I know that the Ruthenian BCC I usually attend, the priest there usually likes going bilingual sometimes, where he will have most of the DL in English, but will have a few Old Slavonic blurbs thrown in from time to time. Also, when the choir is called in, then there might be the priest praying in English, while the choir responds in Church Slavonic. So there's all sorts of scenarios there, so I get where you're going there, Nelson.
Posted By: Our Lady's slave Re: Why we need English - 11/19/12 10:04 PM
8IronBob

What on earth are you meaning in this phrase
Quote
......in English, but will have a few Old Slavonic blurbs .......
?

I really wonder if this is the best way to refer to text from the Liturgy.
Posted By: 8IronBob Re: Why we need English - 11/19/12 10:15 PM
I meant that there are times when he will say part of the Divine Liturgy in Slavonic, and expect a Slavonic response from the Cantor and the Congregation during certain parts, like the "Holy, Holy, Holy" or the Our Father, or along those lines.
Posted By: Our Lady's slave Re: Why we need English - 11/19/12 10:25 PM
I think my understanding of blurb is very similar to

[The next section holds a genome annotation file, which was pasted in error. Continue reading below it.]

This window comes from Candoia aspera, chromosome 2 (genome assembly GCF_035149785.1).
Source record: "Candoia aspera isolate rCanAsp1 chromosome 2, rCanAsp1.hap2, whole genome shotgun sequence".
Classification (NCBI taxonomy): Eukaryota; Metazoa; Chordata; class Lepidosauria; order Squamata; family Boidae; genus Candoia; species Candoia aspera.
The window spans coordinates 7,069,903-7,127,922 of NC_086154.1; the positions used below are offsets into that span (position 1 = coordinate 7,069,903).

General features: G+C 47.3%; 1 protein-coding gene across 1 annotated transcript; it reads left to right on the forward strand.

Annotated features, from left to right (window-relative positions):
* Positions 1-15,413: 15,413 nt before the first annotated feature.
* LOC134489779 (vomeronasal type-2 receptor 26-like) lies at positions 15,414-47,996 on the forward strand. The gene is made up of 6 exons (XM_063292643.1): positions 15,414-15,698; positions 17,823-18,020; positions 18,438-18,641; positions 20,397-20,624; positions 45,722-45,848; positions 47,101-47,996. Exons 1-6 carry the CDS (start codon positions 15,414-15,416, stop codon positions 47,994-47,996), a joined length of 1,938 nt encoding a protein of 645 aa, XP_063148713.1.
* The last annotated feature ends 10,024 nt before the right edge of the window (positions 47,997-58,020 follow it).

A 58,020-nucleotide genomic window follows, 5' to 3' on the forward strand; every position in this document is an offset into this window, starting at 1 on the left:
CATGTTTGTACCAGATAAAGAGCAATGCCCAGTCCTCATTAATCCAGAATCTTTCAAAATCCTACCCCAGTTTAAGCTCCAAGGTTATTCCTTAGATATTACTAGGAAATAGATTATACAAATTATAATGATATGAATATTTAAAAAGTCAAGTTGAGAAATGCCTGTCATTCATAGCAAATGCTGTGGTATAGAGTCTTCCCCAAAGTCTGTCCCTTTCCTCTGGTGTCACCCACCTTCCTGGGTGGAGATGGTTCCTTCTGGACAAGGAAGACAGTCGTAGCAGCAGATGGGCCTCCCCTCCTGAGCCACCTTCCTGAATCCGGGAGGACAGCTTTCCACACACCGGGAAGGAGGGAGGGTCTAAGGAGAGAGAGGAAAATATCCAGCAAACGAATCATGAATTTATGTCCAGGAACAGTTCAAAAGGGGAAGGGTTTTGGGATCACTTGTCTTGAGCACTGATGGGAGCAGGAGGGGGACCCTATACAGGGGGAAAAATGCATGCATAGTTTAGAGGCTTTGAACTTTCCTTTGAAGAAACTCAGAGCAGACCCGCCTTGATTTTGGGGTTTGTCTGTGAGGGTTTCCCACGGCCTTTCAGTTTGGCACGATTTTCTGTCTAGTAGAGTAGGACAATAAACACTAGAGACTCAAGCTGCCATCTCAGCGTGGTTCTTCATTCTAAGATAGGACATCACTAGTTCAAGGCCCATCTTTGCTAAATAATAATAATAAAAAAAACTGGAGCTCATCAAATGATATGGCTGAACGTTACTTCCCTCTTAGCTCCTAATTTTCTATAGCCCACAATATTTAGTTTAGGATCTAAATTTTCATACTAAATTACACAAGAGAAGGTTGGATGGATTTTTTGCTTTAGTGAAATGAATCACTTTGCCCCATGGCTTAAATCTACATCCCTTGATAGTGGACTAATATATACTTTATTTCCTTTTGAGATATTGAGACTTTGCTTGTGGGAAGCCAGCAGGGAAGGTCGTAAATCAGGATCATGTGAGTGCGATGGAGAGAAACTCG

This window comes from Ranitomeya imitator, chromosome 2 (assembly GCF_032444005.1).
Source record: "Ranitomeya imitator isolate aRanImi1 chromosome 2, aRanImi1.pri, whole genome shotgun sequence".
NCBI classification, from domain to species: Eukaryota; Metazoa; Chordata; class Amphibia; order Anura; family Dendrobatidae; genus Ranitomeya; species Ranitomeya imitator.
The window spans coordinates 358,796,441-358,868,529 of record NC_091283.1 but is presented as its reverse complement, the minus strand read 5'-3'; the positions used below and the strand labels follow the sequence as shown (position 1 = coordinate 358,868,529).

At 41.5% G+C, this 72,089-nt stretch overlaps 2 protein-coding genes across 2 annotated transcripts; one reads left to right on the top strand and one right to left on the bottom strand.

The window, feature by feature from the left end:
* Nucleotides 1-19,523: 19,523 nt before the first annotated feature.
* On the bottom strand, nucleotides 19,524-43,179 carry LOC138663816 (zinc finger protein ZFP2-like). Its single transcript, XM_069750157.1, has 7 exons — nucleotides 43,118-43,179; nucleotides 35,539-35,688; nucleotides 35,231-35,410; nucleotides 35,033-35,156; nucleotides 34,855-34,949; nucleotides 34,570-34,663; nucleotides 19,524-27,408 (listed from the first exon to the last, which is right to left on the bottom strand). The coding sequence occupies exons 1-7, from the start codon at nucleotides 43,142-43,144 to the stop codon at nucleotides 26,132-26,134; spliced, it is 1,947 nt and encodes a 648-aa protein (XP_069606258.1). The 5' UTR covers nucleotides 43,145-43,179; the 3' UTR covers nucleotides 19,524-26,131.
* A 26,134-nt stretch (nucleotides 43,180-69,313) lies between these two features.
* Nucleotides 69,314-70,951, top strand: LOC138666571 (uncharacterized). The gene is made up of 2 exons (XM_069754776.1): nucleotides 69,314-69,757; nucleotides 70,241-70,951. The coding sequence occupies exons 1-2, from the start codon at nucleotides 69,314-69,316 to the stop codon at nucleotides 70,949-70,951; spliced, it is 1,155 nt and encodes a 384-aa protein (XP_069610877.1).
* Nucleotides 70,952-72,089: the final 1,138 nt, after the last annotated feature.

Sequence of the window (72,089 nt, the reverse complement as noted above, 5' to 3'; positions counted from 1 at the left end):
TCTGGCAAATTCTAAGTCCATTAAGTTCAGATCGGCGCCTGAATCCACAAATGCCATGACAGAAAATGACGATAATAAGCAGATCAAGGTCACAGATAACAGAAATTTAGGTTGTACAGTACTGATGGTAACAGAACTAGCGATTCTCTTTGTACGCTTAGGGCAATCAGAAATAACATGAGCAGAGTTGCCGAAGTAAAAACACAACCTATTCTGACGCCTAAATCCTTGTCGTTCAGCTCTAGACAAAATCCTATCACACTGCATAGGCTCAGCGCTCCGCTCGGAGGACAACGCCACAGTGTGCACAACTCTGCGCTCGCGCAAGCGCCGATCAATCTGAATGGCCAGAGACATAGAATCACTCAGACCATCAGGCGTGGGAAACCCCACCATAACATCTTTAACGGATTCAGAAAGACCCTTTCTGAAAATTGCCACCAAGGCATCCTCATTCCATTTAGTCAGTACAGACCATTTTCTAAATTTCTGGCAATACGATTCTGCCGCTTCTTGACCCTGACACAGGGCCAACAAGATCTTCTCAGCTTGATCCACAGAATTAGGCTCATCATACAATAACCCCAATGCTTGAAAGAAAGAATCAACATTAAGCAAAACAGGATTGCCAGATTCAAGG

1) This

or

2) This

or of course

3) beloved by some photographers

For goodness sake - people who know nothing about the East lurk here and you refer to responses to the Liturgy in such a casual way.
Posted By: StuartK Re: Why we need English - 11/20/12 12:41 AM
What Iron Bob called a blurb is more properly the "ekphonesis", which is Greek for "blurb".






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Posted By: ajk Re: Why we need English - 11/20/12 01:01 PM
Originally Posted by StuartK
What Iron Bob called a blurb is more properly the "ekphonesis", which is Greek for "blurb".

... or perhaps more specifically, a sound bite.
Posted By: 8IronBob Re: Why we need English - 11/20/12 08:37 PM
Heh. Okay, moving right along...

Here's an example where bilingual DLs are useful. Found this YouTube clip from the Anaphora part of a mixed English/Ukrainian Divine Liturgy from the Chicago area. Although most Ukrainian Churches I know tend to have separate Ukrainian and separate English DLs, but thought this was worth looking at.

http://youtu.be/MNwJk0hSD3s